I consider myself financially responsible and I owe that important skill mainly to my mom being a great role model. Growing up I learned that if you want something then you save until you have enough money to make the purchase. The few times that I needed a loan from my dad, I always paid interest. And, those were just a few of the money skills that I learned growing up. Help your students learn too with these money books for kids.
In a world full of lots of wants, I think it’s important that we teach our children how to manage money, the importance of saving, and the generosity of giving. Here are a few books to help nurture financial literacy.
Learning About Different Denominations of Bills and Coins
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A Penny’s Worth by Kimberly Wilson is a clever treat. Penny feels great coming off the minting press. But, soon she discovers that the bigger denomination are the ones who get all the love. Does Penny have a place in the world? Full of puns and a quick primer on basic coin values.
Practice counting coins in The Coin Counting Book by Rozanne Lanczak Williams. It includes photographs of real money. Make sure to grab a bag of real coins to use alongside the book.
Jenny Found a Penny by Trudy Harris is a story about a girl who finds, collects, and works to accumulate a dollar to make a purchase. Throughout the book, the reader learns to count money to a dollar as well as an important lesson on sales tax.
For even more coin-counting practice in story form, check out The Penny Pot by Stuart J. Murphy. This book is part of the MathStart series.
We all need to know how to count our money. Enjoy these counting books for kids.—> Counting Books for Kids
Children’s Books About Earning, Raising, Saving, and Spending
I appreciate Lemonade in Winter by Emily Jenkins because it throws in some business learning too. Can a winter lemonade stand be successful?
One Hen by Katie Smith Milway is the story of how one idea to raise money for food grew into a huge food resource. Change happens one idea at a time by one person at a time. I loved the resourcefulness and determination showcased throughout the story.
In Grace for Gus by Harry Bliss, Grace uses her musical, artistic, and dancing talents to earn money to donate to a class fund to buy a pet. The illustrations are filled with little details that will keep you staring at the pages for a long time.
How the Second Grade Collected $8205.50 to See the Statue of Liberty by Nathan Zimelman is a little jam-packed at times, but funny. Second graders discover that raising money isn’t always easy. Kids will learn about profit and expenses in this colorful story.
Books for Kids About When Money is Tight and Sharing Wealth
A New Coat for Anna by Harriet Ziefert tells the tale of one mother who trades valuables for wool in this post World War II setting. This story gives a glimpse into other ways to acquire goods when money isn’t available.
A Chair for My Mother by Vera B. Williams is the story of a family who saves money to purchase a nice new beautiful chair for their new home they had to move to after all their possessions were lost in a fire.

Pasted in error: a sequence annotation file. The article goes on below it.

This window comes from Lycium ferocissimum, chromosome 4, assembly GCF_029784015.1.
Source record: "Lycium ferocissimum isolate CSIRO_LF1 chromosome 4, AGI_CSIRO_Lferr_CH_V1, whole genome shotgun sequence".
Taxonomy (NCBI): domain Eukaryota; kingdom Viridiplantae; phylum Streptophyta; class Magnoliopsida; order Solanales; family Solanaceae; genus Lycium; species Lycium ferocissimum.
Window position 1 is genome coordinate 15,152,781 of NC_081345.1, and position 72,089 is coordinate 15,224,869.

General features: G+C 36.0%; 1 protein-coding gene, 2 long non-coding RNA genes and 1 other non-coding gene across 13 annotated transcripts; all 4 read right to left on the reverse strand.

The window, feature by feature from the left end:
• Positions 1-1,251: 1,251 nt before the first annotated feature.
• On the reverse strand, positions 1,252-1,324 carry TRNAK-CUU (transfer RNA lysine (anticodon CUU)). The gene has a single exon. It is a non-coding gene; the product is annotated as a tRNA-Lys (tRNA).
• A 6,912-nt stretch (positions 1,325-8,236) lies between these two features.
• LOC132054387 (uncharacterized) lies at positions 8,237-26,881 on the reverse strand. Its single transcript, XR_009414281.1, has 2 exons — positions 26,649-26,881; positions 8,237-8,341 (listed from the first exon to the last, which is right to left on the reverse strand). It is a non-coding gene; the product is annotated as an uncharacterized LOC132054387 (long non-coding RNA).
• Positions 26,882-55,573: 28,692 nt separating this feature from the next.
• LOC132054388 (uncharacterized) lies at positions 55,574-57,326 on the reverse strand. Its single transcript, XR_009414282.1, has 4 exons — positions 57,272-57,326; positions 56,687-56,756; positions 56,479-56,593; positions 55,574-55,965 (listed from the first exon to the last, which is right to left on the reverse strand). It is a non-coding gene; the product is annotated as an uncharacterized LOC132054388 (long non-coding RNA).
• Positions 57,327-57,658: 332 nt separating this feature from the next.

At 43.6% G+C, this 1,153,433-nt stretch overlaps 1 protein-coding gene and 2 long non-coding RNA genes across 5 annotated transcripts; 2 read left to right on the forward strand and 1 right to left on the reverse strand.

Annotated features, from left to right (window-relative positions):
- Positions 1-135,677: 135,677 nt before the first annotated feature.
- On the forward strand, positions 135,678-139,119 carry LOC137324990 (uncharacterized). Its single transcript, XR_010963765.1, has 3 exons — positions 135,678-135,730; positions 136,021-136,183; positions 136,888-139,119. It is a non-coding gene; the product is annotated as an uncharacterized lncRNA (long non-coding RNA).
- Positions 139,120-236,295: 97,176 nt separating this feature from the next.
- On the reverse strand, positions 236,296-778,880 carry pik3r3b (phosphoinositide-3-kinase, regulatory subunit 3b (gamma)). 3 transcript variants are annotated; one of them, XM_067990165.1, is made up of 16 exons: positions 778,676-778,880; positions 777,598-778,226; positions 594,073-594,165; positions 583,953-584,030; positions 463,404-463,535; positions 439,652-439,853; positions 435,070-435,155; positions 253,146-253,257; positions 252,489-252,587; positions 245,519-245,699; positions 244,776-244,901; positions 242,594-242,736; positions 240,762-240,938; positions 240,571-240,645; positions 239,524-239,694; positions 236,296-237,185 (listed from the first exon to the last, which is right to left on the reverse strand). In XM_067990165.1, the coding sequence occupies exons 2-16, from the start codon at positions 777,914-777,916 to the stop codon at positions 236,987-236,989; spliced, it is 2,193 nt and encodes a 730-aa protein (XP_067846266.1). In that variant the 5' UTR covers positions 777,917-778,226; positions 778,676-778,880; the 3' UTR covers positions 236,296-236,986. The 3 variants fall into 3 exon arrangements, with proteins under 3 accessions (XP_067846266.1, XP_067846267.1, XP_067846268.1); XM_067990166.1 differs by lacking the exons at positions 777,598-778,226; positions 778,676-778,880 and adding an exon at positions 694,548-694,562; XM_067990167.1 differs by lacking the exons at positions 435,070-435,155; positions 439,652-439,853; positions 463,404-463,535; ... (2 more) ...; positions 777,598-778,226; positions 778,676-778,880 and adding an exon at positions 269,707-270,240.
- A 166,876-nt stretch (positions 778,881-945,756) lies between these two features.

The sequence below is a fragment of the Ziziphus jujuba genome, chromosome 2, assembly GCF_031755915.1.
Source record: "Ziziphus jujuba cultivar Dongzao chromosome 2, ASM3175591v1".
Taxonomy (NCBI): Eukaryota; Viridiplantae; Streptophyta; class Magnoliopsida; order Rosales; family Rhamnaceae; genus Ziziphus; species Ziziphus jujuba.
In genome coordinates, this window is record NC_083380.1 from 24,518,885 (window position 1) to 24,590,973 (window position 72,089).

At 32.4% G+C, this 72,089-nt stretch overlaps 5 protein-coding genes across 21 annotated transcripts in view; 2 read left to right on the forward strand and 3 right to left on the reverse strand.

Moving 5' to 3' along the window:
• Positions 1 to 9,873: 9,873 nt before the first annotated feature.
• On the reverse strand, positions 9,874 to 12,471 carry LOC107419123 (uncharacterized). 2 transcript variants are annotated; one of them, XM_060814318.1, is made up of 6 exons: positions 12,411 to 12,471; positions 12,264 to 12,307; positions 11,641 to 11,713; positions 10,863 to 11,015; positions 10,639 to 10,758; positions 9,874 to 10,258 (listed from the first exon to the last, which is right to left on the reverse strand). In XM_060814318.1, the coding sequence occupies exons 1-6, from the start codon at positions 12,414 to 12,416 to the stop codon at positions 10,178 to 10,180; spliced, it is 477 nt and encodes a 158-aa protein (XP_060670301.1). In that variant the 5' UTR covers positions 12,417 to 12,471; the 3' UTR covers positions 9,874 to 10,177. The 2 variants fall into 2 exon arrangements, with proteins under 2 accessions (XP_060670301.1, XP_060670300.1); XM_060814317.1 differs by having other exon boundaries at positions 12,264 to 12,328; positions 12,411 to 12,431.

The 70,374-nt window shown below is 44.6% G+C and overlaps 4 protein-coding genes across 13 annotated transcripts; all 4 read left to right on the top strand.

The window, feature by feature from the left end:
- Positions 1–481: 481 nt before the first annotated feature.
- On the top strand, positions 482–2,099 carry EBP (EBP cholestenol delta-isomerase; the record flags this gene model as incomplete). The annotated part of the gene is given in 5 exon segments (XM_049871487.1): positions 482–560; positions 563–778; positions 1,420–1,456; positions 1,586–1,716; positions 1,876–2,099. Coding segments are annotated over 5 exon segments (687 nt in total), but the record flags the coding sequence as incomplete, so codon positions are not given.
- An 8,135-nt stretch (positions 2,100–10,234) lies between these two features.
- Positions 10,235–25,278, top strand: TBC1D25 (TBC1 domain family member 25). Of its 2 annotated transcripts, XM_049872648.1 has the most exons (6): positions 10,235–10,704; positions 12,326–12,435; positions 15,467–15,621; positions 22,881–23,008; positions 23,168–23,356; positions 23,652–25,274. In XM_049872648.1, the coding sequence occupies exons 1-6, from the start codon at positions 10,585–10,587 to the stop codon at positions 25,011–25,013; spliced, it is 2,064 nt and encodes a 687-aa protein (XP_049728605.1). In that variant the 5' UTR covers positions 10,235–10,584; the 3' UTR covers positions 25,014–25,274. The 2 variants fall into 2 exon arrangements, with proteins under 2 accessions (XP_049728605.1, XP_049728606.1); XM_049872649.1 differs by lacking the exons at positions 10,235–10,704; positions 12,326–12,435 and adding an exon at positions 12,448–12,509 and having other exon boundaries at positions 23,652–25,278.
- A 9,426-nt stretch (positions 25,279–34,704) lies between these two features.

My Rows and Piles of Coins by Tololwa Mollel is a Tanzania tale of a boy who saves money to purchase a bike and the disappointment of not having enough money to do so. Then, his father gives him a bike and the boy decides to use his money to purchase a cart to pull behind the bike to help the family carry goods to the market. The book illustrates determination and generosity which are two important money and life skills.
More Books Featuring Money for Kids
A Dollar’s Grand Dream by Kimberly Wilson is the story of a dollar that dreams of being richer perhaps a thousand-dollar bill or greater. But, is being richer really equal happiness? Follow along a dollar bill’s dream.
A Bike Like Sergio’s by Maribeth Boelts is a story about a boy who finds a bill on the floor of the store. He initially thinks it is $1, but it turns out to be a $100 bill. Should it matter if it’s a $1 or $100? What is the right thing to do? This is a realistic look at all the thoughts that one goes through when making a decision and the importance of being honest.
Putting the “Do” in Donate by Susan Beachman and Lynnette Khalfani Cox tells the story of a boy who is given a gift of a $100 with the stipulation that he has to use the money to help someone in need. Seeking advice from his friends, he brainstorms ways of getting the most value for his money.
I also wanted to share my absolute favorite piggy bank for kids. I’ve given Money Savvy Pig as a gift and will use it with my own boys when they get older. I like that it has four compartments spend, save, donate, and invest.
Printable Book List of Money Books for Children
Grab a printable list of the books shared above.
Learn more about money from my colleague, Family Finance Mom, too.
Have you discovered any great books about financial responsibility for kids? How do you teach financial responsibility? Do you believe in allowances? I’d love for you to comment below.